of new memberships.
A new line has been added to our membership applications - a temporary
one can be found at http://www.coht.org/app.jpg I'd like you to
use this one AT LEAST UNTIL the app in the normal online area can
be changed. This one can be printed out quite easily and given
to prospective members to send in.
PLEASE REMEMBER - in order to have your referrals counted, the "Referred
by" line MUST be sent in.
Credit for a membership will be given and recorded by our membership
director, Jim "Wart" Perkins for each PAID membership
sent in with the “Referred by” section filled in.
Dates of the membership drive will be from April 1, 2006 to March
31, 2007. Prizes will be awarded at the 2007 National Gathering.
You won't need to be in attendance to win, though perhaps it will
encourage you to show up in order to get it sooner. *grin*
Prizes are as follows:
For first place (minimum 15 memberships) - .45 caplock (I'll get
details, maybe photos for you as soon as I can.)
For second place (minimum 12 memberships) – steel brazier
For third place (minimum 10 memberships) – hand sewn linen
For fourth place (minimum 6 memberships) – 1 year CoHT membership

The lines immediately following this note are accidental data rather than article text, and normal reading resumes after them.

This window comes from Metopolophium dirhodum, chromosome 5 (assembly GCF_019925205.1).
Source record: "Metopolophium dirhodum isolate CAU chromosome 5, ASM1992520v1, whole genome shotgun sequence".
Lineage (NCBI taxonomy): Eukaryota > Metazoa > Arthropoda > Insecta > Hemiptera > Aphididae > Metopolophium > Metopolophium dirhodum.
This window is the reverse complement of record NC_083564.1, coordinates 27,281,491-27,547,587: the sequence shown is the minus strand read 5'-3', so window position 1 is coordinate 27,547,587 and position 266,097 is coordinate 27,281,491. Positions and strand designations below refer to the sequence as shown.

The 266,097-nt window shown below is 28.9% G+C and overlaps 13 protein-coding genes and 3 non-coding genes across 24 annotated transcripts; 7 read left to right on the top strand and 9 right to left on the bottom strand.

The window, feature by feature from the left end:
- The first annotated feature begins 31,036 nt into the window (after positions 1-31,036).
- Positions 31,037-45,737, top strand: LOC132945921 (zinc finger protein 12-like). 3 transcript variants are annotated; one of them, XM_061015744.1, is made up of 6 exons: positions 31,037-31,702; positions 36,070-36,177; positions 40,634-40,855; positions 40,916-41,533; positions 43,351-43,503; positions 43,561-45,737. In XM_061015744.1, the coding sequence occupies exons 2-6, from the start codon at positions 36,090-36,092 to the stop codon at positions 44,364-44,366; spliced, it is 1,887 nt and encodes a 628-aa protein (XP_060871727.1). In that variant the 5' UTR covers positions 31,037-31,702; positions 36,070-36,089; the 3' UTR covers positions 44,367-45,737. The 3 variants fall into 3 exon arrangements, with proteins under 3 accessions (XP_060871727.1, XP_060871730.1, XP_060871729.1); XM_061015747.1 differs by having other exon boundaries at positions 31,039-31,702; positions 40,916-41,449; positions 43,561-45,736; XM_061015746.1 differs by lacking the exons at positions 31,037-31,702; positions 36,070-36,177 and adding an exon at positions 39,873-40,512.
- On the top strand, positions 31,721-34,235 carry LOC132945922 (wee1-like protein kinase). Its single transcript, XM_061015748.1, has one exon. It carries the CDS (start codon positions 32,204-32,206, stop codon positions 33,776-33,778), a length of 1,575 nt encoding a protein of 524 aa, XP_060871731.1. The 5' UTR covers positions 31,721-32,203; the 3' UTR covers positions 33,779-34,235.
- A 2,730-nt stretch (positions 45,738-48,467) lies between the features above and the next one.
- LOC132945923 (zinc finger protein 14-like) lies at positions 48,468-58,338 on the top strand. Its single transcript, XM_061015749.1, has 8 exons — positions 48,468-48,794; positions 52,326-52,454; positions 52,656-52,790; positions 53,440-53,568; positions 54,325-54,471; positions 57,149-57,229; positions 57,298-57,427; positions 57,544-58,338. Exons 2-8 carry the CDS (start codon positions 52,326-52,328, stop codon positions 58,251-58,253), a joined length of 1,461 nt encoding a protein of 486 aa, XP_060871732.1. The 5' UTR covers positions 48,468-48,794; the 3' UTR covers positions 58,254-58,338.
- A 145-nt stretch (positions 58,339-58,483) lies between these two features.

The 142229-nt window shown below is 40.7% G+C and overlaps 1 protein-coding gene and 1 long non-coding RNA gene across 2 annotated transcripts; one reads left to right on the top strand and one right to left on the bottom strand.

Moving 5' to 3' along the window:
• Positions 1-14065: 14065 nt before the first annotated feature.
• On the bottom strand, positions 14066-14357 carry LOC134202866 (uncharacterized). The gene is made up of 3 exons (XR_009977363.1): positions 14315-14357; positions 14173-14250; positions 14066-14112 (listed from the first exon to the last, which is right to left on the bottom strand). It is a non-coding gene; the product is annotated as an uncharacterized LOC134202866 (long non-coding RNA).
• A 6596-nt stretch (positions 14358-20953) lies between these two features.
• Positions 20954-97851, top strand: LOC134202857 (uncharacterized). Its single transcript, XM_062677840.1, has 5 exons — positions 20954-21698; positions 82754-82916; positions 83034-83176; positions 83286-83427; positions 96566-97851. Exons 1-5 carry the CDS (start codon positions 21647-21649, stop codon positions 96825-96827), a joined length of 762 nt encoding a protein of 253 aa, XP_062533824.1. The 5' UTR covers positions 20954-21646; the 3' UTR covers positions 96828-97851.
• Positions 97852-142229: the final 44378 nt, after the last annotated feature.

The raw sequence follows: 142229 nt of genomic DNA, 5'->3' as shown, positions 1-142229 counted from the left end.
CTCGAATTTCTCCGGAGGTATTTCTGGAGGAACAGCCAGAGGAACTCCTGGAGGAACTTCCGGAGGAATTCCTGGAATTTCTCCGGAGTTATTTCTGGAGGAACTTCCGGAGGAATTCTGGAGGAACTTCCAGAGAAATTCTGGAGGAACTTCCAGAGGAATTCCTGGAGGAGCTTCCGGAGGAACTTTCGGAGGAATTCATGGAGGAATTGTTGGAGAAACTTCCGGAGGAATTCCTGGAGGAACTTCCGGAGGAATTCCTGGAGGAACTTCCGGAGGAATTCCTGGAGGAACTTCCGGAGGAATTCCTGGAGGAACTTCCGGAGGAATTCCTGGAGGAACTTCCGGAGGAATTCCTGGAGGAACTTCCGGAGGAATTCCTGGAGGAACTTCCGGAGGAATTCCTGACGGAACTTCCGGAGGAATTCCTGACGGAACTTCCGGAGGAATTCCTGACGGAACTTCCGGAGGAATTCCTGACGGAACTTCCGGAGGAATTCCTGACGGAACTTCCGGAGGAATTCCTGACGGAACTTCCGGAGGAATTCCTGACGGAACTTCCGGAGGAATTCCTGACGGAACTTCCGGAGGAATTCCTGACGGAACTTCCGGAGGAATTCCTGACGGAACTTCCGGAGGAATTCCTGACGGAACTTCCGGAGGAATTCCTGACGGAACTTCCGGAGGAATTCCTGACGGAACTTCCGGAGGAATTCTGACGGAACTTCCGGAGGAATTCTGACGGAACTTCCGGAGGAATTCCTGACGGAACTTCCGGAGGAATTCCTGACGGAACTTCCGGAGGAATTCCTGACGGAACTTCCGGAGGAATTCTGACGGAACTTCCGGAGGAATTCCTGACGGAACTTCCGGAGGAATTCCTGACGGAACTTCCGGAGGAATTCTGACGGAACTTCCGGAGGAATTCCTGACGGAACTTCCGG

For fifth place (minimum 3 memberships) – 6 month CoHT membership
It's important that all prizes be awarded. Though I hate to reward
for mediocre performance, however if our goals aren’t met,
then the prizes will be awarded to those members with the largest
# of memberships referred.
Prizes (except for the free memberships) have been donated by
members of the CoHT who wish to remain anonymous.
Thank you my friends, and good luck!
Shorto, Russell. The Island at the Center of the World: The Epic
Story of Dutch Manhattan & the Forgotten Colony That Shaped
America . New York : Doubleday, 2004.
Among the many truths that govern what we know of the past is “History
is written by the winners.” That has been especially true
of the history of this country in regard to the early Colonial
period. Add to this the difficulty of a constantly changing language,
and you have the “forgotten colony” of New Netherland
Russell Shorto has written an excellent factual history that
is laced with witty observations on the early days of New Netherland,
especially the village of New Amsterdam and the varied characters
who made up its population. Most of us grew up hearing about Manhattan
being purchased for $24 by Peter Minuit and about peg-legged Governor
Peter Stuyvesant who gave the colony to the English. The truth
is much more interesting than the caricatures that we learned in
school, reinforced by Washington Irving’s comic Knickerbockers
of later years. Manhattan was purchased with trade goods close
to the value of the prices other Dutchmen paid for similar tracts